No. 14 Miami faces Toledo after long layoff (Sep 23, 2017)

Miami will be virtually starting the season over when the No. 14 Hurricanes host Toledo on Saturday.

With Hurricane Irma causing the cancelation of Miami’s Sept. 9 game at Arkansas State and the postponement of the trip to Florida State from Sept. 16 to Oct. 7, the Hurricanes will be three weeks between games when they take the field against the Rockets.

That will be the longest stretch ever between regular-season games in program history, a span of 21 days that goes back to the season-opening win over Bethune-Cookman on Sept. 2.

“From a football aspect, it’s very frustrating,” senior wide receiver Braxton Berrios said.

“Never in my life, since I started playing football at 7 or 8, have I had a period of time where we do nothing and are just sitting around on Thursday, on Friday and on Saturday, and we are just watching all those games and knowing that could be you.

“It’s frustrating, to say the least.”

After the storm passed through the state, the Miami players were reunited in Orlando to conduct practices at the Disney athletic complex. One of the games they watched last weekend was Toledo’s 54-51 comeback win over Tulsa, the unbeaten Rockets’ third victory of the season.

“We streamed it in the team room,” coach Mark Richt said.

“It was actually our dining area. We had some snacks, so it wasn’t like everybody had to sit in a chair and watch, but everybody was watching the game as we were grabbing some snacks. We watched a good bit of the first half together.”

His first impression?

“Obviously, offensively they’re very, very good at what they do,” he said. “They can put a lot of points on the board.”

Senior quarterback Logan Woodside has completed 65.9 percent of his passes for nearly 335 yards a game while running backs Terry Swanson (276 rushing yards), Art Thompkins (236) and Shakif Seymour (150) share the workload in Toledo’s running game.

“This is a very fast-paced offense,” said Miami defensive coordinator Manny Diaz, who hopes depth will give Miami’s an edge. “They’re going to come after us. We have the ability to play multiple people at every position, which is going to help us regardless of if we have played or have not played over the last couple weeks.”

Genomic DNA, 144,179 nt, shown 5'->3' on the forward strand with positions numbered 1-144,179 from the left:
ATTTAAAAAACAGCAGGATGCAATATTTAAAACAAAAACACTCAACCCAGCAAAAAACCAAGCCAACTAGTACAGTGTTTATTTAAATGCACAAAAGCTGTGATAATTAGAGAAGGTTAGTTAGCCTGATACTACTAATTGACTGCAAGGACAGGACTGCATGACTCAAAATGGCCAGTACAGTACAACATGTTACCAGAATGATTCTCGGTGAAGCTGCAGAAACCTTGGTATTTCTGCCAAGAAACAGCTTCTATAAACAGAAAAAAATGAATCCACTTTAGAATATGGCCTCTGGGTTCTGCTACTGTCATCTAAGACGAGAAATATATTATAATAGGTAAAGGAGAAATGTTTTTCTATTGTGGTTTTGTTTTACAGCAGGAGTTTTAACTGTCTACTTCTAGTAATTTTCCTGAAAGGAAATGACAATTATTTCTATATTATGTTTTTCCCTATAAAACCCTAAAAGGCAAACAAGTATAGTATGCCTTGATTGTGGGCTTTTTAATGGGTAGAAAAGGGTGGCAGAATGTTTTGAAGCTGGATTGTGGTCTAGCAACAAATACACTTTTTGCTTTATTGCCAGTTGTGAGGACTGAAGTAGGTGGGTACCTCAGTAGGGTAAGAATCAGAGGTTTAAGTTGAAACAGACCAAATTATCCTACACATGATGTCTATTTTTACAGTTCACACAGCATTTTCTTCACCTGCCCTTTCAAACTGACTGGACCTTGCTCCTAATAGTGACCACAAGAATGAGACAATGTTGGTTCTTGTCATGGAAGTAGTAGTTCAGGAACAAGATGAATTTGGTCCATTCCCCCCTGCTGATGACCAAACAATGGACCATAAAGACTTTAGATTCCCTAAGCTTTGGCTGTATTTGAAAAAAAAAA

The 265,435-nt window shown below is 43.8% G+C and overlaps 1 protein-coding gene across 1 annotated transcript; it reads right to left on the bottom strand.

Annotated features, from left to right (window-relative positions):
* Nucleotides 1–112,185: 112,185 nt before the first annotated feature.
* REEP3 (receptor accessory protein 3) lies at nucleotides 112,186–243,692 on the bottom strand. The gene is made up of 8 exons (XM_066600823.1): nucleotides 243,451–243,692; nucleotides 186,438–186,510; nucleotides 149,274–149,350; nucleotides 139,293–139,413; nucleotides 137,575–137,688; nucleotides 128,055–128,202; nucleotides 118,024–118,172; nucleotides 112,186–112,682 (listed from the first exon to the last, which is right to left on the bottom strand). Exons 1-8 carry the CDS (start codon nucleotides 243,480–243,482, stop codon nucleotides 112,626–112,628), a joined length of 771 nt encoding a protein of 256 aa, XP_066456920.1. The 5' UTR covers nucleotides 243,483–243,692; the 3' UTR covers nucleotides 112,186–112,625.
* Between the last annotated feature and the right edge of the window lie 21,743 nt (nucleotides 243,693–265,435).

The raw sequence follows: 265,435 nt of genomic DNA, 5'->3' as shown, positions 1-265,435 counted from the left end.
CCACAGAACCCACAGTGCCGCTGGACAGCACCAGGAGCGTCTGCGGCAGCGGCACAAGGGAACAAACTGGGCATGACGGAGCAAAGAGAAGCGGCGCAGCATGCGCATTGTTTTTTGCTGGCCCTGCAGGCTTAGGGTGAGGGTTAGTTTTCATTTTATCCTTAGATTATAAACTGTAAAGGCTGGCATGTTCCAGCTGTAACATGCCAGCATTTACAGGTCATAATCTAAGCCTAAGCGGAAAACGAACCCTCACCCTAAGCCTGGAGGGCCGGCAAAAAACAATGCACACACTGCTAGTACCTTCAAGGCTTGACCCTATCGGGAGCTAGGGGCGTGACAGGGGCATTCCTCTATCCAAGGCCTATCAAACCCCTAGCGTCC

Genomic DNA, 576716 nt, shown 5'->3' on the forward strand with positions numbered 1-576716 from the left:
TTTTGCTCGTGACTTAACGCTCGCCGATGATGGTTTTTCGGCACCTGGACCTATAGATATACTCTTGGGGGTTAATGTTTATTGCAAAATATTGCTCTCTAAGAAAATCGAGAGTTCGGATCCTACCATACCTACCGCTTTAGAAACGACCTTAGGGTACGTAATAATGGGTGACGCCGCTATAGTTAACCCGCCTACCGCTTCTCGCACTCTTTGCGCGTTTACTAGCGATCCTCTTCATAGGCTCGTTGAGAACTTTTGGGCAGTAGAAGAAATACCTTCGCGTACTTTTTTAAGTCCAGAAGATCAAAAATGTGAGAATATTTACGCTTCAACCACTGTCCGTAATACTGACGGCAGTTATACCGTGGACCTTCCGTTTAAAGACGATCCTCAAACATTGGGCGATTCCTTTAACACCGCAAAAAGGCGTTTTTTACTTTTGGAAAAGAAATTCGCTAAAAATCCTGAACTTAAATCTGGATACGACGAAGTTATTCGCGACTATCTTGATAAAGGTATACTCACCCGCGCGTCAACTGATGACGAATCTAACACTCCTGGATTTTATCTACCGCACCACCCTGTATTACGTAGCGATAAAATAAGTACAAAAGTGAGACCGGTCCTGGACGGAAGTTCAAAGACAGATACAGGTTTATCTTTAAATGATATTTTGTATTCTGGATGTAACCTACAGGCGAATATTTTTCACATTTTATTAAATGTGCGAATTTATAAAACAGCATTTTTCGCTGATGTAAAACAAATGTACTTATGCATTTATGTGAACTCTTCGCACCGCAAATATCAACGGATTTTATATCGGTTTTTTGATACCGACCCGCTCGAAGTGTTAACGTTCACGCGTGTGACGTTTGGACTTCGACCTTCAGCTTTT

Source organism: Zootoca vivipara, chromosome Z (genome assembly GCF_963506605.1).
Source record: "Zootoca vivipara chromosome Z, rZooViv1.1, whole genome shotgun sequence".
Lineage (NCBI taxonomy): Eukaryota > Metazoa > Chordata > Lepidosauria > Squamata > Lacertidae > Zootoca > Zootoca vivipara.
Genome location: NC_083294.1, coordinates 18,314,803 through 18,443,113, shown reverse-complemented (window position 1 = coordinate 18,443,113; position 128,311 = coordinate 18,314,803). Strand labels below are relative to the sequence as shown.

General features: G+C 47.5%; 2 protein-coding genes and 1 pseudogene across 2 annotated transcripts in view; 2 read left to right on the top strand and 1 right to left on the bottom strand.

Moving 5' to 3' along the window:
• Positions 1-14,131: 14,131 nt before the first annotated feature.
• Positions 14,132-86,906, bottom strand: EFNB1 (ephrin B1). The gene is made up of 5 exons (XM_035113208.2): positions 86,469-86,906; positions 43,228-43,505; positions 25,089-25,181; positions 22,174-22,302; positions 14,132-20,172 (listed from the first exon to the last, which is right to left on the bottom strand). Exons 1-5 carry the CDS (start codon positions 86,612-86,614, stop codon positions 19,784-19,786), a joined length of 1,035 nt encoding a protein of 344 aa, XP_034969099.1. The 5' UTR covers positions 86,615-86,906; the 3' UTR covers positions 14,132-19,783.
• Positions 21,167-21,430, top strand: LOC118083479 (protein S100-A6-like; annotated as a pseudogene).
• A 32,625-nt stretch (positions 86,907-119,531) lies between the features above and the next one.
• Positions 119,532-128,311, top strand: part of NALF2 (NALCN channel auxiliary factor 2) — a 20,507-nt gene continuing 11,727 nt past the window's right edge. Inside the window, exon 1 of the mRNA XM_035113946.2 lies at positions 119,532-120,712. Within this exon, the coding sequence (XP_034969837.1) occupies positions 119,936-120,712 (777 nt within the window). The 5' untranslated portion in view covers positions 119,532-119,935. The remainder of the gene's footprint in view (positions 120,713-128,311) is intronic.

Toledo coach Jason Candle is concerned about Miami’s speed.

“I see a team that’s built on players from South Florida,” he said. “Lot of speed. They play fast on defense. They’re running to the football and getting to you with bad intentions when they do get to the ball.

“And on offense there’s a multitude of guys that can score from anywhere. They’ve got a tremendous back in Mark Walton and some good receivers on the perimeter that can score it.

“I think the quarterback is going to continually get better as the year goes on.”

That would be junior Malik Rosier, who won the starting job for Miami after going through a four-way competition in fall camp. Rosier was 17-of-28 passing for 217 yards and three touchdowns in the opener.

“I’m really a fan of how he handles the game and what it looks like,” Candle said. “I think he’s going to be a good one.”

In addition to win over Tulsa, Toledo has beaten Elon and won at Nevada. Defensively, the Rockets held Elon to just 175 yards of total offense and Nevada to just 109 yards rushing before giving up 548 yards in total offense — 423 on the ground — to Tulsa.

Walton, who rushed for 148 yards against Bethune-Cookman, has to like the looks of that number.

“I think the biggest challenge for us is trying to figure out who they’re going to be,” Miami offensive coordinator Thomas Brown said. “They’ve played three games, and in the three games they’ve been somebody different.

“I think they’re more of a ‘flavor of the week’-type team. They kind of base what they do blitz-wise and some stuff coverage-wise based on who they’re playing. We kind of have to prepare for everything they showed last year, everything they’ve shown this year, which kind of makes it tough when you’re getting a certain amount reps in versus all your looks, run-game and protection-wise.”